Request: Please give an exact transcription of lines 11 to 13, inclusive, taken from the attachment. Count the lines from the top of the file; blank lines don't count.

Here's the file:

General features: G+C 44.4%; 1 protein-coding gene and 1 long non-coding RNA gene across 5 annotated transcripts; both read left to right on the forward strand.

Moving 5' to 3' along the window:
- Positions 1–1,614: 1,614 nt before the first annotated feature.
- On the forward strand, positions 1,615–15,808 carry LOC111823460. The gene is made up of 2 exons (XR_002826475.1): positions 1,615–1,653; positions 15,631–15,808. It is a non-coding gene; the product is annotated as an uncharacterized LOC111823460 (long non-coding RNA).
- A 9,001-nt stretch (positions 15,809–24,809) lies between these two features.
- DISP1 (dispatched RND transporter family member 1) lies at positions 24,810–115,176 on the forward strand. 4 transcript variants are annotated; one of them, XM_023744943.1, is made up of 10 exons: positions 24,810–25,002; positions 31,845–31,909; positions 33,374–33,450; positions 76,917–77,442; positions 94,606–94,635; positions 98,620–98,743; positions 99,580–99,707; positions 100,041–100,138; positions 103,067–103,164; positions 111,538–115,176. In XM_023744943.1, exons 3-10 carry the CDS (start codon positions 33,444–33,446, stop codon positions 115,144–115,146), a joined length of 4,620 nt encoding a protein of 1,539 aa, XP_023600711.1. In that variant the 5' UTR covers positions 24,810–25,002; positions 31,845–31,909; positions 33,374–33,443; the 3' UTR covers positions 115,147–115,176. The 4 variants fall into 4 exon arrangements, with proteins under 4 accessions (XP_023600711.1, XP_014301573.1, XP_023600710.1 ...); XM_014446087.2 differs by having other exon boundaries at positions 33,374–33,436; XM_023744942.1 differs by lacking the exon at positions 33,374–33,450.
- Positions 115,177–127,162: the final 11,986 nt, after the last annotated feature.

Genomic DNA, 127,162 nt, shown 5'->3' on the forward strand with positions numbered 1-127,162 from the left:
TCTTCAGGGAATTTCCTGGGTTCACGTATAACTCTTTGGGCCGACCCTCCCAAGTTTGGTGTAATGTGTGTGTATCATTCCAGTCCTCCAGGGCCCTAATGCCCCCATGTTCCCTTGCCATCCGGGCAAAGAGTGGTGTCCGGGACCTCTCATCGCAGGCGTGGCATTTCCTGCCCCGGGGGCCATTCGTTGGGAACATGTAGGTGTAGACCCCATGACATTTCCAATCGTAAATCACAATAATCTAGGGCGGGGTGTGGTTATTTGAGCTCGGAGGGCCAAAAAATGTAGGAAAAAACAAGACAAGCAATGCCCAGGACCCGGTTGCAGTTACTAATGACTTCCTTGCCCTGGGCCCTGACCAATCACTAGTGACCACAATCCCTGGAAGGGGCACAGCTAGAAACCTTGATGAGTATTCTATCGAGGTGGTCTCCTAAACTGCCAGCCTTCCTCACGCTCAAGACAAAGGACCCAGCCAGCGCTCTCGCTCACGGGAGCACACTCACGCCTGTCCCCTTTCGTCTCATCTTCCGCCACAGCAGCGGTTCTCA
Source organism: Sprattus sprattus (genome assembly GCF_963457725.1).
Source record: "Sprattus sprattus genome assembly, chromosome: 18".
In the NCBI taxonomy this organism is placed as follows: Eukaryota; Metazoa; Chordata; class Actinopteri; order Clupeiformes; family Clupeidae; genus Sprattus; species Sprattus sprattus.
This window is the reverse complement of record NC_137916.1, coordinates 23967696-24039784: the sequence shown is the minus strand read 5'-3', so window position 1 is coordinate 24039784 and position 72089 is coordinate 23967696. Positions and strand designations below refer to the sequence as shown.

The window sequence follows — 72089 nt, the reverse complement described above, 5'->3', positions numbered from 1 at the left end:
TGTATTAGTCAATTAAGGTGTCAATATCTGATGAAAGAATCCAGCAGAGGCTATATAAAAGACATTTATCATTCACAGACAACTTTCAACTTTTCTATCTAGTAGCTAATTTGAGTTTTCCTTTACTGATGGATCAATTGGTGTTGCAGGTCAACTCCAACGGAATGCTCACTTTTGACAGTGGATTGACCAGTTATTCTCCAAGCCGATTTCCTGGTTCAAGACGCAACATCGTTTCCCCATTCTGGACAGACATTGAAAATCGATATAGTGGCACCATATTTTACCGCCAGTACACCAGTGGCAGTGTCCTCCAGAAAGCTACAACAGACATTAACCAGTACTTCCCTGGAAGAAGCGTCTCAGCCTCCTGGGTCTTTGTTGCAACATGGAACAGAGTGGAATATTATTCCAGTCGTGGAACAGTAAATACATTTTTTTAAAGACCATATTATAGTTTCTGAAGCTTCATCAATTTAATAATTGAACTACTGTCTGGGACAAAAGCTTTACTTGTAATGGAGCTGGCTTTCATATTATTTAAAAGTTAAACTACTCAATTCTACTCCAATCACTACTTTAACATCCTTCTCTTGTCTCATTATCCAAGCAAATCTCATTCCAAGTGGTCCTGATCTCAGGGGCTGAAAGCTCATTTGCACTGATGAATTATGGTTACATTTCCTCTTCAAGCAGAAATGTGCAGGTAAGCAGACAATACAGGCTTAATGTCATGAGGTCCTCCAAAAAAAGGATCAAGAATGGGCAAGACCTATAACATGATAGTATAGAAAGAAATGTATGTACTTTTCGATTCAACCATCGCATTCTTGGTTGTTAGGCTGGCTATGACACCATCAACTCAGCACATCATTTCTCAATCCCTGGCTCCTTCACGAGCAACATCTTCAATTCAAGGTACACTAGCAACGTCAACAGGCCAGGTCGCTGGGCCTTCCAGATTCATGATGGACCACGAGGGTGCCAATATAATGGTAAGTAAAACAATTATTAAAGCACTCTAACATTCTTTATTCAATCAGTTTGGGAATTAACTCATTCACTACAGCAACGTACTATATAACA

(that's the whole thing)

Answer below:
Source record: "Sprattus sprattus genome assembly, chromosome: 18".
In the NCBI taxonomy this organism is placed as follows: Eukaryota; Metazoa; Chordata; class Actinopteri; order Clupeiformes; family Clupeidae; genus Sprattus; species Sprattus sprattus.
This window is the reverse complement of record NC_137916.1, coordinates 23967696-24039784: the sequence shown is the minus strand read 5'-3', so window position 1 is coordinate 24039784 and position 72089 is coordinate 23967696. Positions and strand designations below refer to the sequence as shown.